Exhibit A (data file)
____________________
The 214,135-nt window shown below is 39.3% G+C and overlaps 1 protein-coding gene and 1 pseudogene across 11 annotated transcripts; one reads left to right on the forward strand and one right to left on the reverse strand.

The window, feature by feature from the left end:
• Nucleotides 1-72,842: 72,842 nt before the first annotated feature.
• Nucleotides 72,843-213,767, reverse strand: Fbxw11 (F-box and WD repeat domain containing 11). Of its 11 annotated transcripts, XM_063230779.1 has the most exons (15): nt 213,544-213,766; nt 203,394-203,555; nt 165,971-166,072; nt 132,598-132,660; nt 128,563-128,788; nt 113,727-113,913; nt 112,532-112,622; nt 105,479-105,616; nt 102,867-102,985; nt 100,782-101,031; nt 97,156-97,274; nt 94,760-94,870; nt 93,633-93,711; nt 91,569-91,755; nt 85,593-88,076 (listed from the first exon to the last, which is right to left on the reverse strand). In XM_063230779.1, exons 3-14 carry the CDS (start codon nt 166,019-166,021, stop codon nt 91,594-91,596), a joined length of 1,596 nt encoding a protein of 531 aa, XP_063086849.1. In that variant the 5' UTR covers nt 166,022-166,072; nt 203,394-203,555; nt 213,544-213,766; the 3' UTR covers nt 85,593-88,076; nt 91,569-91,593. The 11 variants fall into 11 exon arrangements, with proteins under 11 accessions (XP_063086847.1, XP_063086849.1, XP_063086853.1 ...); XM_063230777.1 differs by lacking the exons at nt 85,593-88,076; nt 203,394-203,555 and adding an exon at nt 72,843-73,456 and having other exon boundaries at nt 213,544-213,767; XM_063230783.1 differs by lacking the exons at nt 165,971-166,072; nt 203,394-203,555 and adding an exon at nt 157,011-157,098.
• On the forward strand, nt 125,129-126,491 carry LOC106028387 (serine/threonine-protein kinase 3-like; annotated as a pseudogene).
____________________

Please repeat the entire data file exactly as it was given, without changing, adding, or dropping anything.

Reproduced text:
The 214,135-nt window shown below is 39.3% G+C and overlaps 1 protein-coding gene and 1 pseudogene across 11 annotated transcripts; one reads left to right on the forward strand and one right to left on the reverse strand.

The window, feature by feature from the left end:
• Nucleotides 1-72,842: 72,842 nt before the first annotated feature.
• Nucleotides 72,843-213,767, reverse strand: Fbxw11 (F-box and WD repeat domain containing 11). Of its 11 annotated transcripts, XM_063230779.1 has the most exons (15): nt 213,544-213,766; nt 203,394-203,555; nt 165,971-166,072; nt 132,598-132,660; nt 128,563-128,788; nt 113,727-113,913; nt 112,532-112,622; nt 105,479-105,616; nt 102,867-102,985; nt 100,782-101,031; nt 97,156-97,274; nt 94,760-94,870; nt 93,633-93,711; nt 91,569-91,755; nt 85,593-88,076 (listed from the first exon to the last, which is right to left on the reverse strand). In XM_063230779.1, exons 3-14 carry the CDS (start codon nt 166,019-166,021, stop codon nt 91,594-91,596), a joined length of 1,596 nt encoding a protein of 531 aa, XP_063086849.1. In that variant the 5' UTR covers nt 166,022-166,072; nt 203,394-203,555; nt 213,544-213,766; the 3' UTR covers nt 85,593-88,076; nt 91,569-91,593. The 11 variants fall into 11 exon arrangements, with proteins under 11 accessions (XP_063086847.1, XP_063086849.1, XP_063086853.1 ...); XM_063230777.1 differs by lacking the exons at nt 85,593-88,076; nt 203,394-203,555 and adding an exon at nt 72,843-73,456 and having other exon boundaries at nt 213,544-213,767; XM_063230783.1 differs by lacking the exons at nt 165,971-166,072; nt 203,394-203,555 and adding an exon at nt 157,011-157,098.
• On the forward strand, nt 125,129-126,491 carry LOC106028387 (serine/threonine-protein kinase 3-like; annotated as a pseudogene).